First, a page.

Regulating Granny Units in Santa Cruz: Housing or Vacation?
Last Tuesday the Santa Cruz City Council continued to consider changes to the city’s Accessory Dwelling Unit (ADU) ordinance, which regulates smaller on-site units, sometimes referred to as “granny units,” within the city limits. City leaders and staff began this process in earnest last year, when they amended ADU design and setback requirements, making it easier for homeowners to build new ADUs. They also approved a pathway for legalization of existing illegal units, in the interest of preserving as many housing units as possible.
However, one aspect of ADU regulation that has yet to be decided is how to regulate short term vacation rentals. As it stands now, a homeowner could in theory construct a new ADU on site, so long as it meets local and state building codes, and then rent it out for short terms visits, essentially removing what could be a new housing unit. It is also easier than ever to find short term vacation tenets, with sites like Airbnb and Craigslist providing convenient and unregulated posting boards online.
In response to the growing trend of housing units being replaced by vacation rentals, the City Council began to consider an amendment to the ADU ordinance that would prohibit the use of ADUs for vacation rentals entirely, a move that irked some homeowners who say this would infringe upon their private property rights.
Housing advocates, including multiple council members, aren’t buying it. To them, vacation rentals are a direct threat to the housing stock, and disproportionately impact neighborhoods. Many of these rental units also avoid paying Transient Occupancy Tax (TOT), which is required of all vacation lodging within the city.
The Planning Commission unanimously approved the prohibition of ADUs as vacation rentals, but the City Council was reluctant to move forward, instead giving direction to rehear the issue in three weeks.
Some major points of debate include whether or not the Council should approve a complete ban on ADUs as vacation rentals, or if they should cap the number of ADUs that can be used. There are also questions related to retroactive regulation, such as whether or not the ban would apply to ADUs built before the ordinance, or just those constructed from this point onward. Many homeowners expressed frustration that their existing ADU vacation rentals could be made illegal, which is why some were built in the first place. Some homeowners admitted that they depended upon the revenue generated from their ADU vacation rental, and further expressed worry that they wouldn’t make enough if the unit were forced to be converted to rental housing.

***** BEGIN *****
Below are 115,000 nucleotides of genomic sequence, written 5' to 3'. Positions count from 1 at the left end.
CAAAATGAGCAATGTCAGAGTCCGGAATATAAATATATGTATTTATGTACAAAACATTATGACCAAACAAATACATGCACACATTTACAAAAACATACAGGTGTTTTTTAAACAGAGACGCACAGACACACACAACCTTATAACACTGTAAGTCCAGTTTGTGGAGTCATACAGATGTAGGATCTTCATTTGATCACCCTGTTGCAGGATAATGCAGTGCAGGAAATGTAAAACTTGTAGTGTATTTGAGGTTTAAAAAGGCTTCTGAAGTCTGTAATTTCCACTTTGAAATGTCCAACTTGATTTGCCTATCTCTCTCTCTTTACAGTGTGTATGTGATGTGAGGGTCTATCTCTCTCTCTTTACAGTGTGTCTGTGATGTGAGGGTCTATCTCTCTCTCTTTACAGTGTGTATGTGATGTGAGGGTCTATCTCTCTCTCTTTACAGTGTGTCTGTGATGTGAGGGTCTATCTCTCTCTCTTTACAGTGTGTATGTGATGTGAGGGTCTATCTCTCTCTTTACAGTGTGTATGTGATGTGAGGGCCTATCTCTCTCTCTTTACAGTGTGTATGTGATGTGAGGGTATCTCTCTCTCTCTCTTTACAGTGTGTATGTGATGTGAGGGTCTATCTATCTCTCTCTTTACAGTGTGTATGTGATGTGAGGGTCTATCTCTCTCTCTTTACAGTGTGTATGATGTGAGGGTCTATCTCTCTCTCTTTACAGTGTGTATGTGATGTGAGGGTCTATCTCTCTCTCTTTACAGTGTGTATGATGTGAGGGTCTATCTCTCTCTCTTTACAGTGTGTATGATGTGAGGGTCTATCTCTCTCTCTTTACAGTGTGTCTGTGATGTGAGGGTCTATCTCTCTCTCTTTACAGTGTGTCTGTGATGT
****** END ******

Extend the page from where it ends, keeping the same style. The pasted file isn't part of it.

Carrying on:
Should the City ban outright the use of ADUs as vacation rentals, or should they pursue a compromise of sorts? Should existing ADU vacation rentals be grandfathered in, or should a transition period could be applied? Where do the rights of individual property owners end and the rights of the city to regulate on behalf of public welfare begin? Vote and add your comments below. City leaders will be listening in.
|Prohibit the use of Accessory Dwelling Units as Vacation Rentals
The Santa Cruz City Council is considering a ban on all Accessory Dwelling Units (ADUs), sometimes referred to as “granny” or “in-law” units, being used as short term vacation rentals. Instead, these units would have to be used as more permanent rental housing housing. This initiative is in response to increasingly high and competitive rents within the city. However, some claim it is an unwarranted attack on private property rights, and that many homeowners are dependent on the revenue they generate through short term vacation rentals.